Just to add to my post yesterday on pricing strategies, since there seems to be some confusion.
The trick, for want of a better word, to charging premium prices and getting them consistently is to find a market where the perceived value of what you’re offering is worth the price you’re asking.
It all really comes down to pain.
People buy stuff to solve problems.
Now, the word “problem” here has a very loose and wide definition, because you’d not really call the lack of having, say, a first-edition copy of Herman Melville’s Moby Dick a “problem” in the same way you’d call having terminal liver cancer a problem.
But even then, it’s all a matter of perspective – because no matter how daft these things seem to you, if you’re the one with the burning desire, then even the simplest, most ridiculous of “wants” become “needs” and even “obsessions”.
You doubt this?
Well, if you have teenaged kids and have witnessed their insane and wholly irrational belief, conviction and, yes, obsession with the idea the latest trendy-model mobile phone is going to improve their social lives beyond anything you mere boring old fart of a parent could possibly imagine, then you’ll know exactly what I mean (as an aside, this is a very important and powerful psychological trait we humans have evolved, and as marketers it behooves us to understand it).
Back to Pricing Strategies…
There’s nothing stopping you charging what you like for anything you sell.
No law against it, as far as I’m aware (although there are, as always, one or two exceptions, even though with a bit of imagination you can get around them). Thus pricing strategies are constrained only by the free market.
The trouble is, unless you give prospective buyers a reason to pay more for your products and services than for others, they won’t.
And that’s where the secret lies.
Pricing strategies are games of two halves, as they say: to sell successfully at a high price, you have to offer a high perceived value. And to sell over and over again to the same people, the perceived value really has to translate to actual value (or, more accurately, their perception of the high value has to remain high – if they think it’s a waste of money after they’ve got it home, you won’t be selling much more to them. Although there are exceptions which are worthy of a post all of their own).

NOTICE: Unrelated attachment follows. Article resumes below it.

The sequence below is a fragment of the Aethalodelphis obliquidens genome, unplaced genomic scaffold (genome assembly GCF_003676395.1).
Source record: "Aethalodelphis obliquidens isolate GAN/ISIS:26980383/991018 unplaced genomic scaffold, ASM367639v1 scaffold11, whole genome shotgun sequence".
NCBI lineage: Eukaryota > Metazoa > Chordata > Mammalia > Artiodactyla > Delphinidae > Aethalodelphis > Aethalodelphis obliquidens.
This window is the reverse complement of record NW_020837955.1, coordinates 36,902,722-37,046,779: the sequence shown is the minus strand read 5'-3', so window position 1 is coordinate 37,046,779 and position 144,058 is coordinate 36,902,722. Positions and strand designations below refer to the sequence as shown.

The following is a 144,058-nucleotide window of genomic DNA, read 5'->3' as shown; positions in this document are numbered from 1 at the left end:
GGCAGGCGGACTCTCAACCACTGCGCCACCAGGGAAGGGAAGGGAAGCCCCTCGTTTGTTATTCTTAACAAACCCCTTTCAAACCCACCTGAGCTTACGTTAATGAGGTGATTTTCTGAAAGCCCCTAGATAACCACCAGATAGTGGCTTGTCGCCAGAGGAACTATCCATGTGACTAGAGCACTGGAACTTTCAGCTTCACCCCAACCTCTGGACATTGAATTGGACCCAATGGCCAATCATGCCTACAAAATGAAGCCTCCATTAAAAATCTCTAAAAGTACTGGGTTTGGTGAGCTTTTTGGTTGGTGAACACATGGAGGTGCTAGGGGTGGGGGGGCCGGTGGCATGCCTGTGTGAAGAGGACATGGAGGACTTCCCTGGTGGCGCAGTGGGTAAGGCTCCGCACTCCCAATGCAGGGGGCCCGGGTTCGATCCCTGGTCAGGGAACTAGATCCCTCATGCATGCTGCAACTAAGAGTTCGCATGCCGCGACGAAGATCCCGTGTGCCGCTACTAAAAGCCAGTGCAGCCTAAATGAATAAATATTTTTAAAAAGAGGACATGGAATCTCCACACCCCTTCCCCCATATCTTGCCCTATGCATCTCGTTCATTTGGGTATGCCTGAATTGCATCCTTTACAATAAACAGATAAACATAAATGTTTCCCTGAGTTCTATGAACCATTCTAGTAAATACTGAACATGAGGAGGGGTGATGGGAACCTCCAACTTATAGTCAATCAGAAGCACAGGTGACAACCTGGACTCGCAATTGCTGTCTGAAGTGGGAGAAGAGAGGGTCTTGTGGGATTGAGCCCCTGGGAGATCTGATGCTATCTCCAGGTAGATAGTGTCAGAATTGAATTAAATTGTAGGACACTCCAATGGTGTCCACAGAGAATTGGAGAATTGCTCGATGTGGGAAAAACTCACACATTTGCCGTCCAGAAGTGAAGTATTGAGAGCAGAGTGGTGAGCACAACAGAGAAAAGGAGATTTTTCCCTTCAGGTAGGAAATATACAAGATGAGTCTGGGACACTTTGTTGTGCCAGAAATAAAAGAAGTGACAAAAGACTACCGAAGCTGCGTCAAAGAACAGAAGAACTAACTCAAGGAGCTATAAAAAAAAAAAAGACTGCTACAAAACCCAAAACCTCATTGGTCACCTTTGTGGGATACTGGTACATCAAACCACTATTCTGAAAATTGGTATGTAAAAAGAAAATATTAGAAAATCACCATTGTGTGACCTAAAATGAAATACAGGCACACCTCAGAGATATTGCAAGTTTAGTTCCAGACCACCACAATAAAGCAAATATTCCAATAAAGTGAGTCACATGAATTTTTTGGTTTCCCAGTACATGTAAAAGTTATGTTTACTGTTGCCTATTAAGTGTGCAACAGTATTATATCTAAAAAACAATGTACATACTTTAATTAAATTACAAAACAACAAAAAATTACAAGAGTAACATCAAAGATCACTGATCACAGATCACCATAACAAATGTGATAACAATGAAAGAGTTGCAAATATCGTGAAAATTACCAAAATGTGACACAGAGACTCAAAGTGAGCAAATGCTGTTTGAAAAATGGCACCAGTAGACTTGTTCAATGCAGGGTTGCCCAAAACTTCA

So how do we do all this?
There are two quick and easy ways.
Killer Pricing Strategies #1
First, increase your prices. Just do it, as the old Nike slogan used to say.
Now, the inevitable worry is you’ll lose business. But that has never happened in my experience.
True story: I was chatting with a local butcher about a year or so ago. The first thing I told him to do was raise his prices by 10%.
He umm’d and ahh’d and eventually did it.
No one complained, and only one person even noticed, an old widower who comes into the shop once a week for his solitary pork chop, who asked:
“Has the pork gone up?”
“Right ye are then”.
So what, a measly 10% increase, huh?
Not so fast. On a 35% margin, which is about average for most businesses in most industries, that represents a 34% increase in your profits or thereabouts. The smaller your margin, the bigger the increase, too.
Conversely, this means if you do lose some business, it means you can afford to lose about a third of your sales volume and make the same amount of money.
Working a 6-day week now?
How about working a 4-day week for the same wages instead?
In reality, though, this just won’t happen because you’ll lose little if any business. Effective pricing strategies make for mega-profits.
Killer Pricing Strategies #2
Create a super-deluxe high-end offer that doesn’t cost you a penny until someone takes you up on it.
An example might be, say, something mundane like dog-walking. You might charge £100 to walk someone’s dog every day while they’re on their holidays.
So imagine you then say, “but for £500, I’ll get Fido shampooed, groomed and manicured, replace his bed and all his toys; what’s more, I’ll get your house cleaned, garden looked after, car washed and milk, bread and other essentials in the fridge for when you return. And I’ll pick you up from the airport”
Some people will go for this. Most won’t but some will. And it won’t cost you a penny to find out.
Why These Pricing Strategies Will Work… if You Use Them
We humans are odd creatures.
For reasons we again don’t need to go into, we’ve evolved to take our lead from our peers. It’s very hard to go against the conventional wisdom because we fear their judgement, criticism, laughter and ridicule so much.
That’s why most business owners just scrape through.
Newsflash: that’s not going to change. But what can change is you can choose to be one of the other kind.
And that means doing things your friends, family, neighbours, colleagues and practically everyone else will have an “opinion” about, and an “opinion” not terribly complimentary to your wisdom, intelligence and chances of your future business success.
Without being too blunt about it, perhaps one of the best pricing strategies you can adopt is simply growing the spine to demand what you’re worth.